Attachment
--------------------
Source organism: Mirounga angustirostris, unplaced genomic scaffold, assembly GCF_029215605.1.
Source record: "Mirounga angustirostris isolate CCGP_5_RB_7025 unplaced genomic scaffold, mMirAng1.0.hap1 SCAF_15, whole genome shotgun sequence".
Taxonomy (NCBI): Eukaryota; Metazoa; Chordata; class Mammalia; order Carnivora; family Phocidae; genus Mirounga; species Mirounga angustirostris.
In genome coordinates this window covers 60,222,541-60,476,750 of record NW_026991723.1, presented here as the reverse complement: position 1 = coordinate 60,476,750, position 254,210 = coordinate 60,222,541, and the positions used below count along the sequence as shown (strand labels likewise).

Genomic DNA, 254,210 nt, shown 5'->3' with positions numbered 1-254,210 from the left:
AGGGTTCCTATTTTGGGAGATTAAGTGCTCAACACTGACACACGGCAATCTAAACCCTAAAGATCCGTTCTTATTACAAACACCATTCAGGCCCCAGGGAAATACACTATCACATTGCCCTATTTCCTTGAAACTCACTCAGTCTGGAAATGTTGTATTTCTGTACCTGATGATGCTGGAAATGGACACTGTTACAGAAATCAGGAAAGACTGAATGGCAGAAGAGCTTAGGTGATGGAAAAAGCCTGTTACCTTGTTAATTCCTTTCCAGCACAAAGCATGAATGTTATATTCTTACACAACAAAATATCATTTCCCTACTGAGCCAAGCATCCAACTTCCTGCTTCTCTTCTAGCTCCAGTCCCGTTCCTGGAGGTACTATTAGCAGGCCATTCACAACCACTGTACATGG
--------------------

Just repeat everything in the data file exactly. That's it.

Source organism: Mirounga angustirostris, unplaced genomic scaffold, assembly GCF_029215605.1.
Source record: "Mirounga angustirostris isolate CCGP_5_RB_7025 unplaced genomic scaffold, mMirAng1.0.hap1 SCAF_15, whole genome shotgun sequence".
Taxonomy (NCBI): Eukaryota; Metazoa; Chordata; class Mammalia; order Carnivora; family Phocidae; genus Mirounga; species Mirounga angustirostris.
In genome coordinates this window covers 60,222,541-60,476,750 of record NW_026991723.1, presented here as the reverse complement: position 1 = coordinate 60,476,750, position 254,210 = coordinate 60,222,541, and the positions used below count along the sequence as shown (strand labels likewise).

Genomic DNA, 254,210 nt, shown 5'->3' with positions numbered 1-254,210 from the left:
AGGGTTCCTATTTTGGGAGATTAAGTGCTCAACACTGACACACGGCAATCTAAACCCTAAAGATCCGTTCTTATTACAAACACCATTCAGGCCCCAGGGAAATACACTATCACATTGCCCTATTTCCTTGAAACTCACTCAGTCTGGAAATGTTGTATTTCTGTACCTGATGATGCTGGAAATGGACACTGTTACAGAAATCAGGAAAGACTGAATGGCAGAAGAGCTTAGGTGATGGAAAAAGCCTGTTACCTTGTTAATTCCTTTCCAGCACAAAGCATGAATGTTATATTCTTACACAACAAAATATCATTTCCCTACTGAGCCAAGCATCCAACTTCCTGCTTCTCTTCTAGCTCCAGTCCCGTTCCTGGAGGTACTATTAGCAGGCCATTCACAACCACTGTACATGG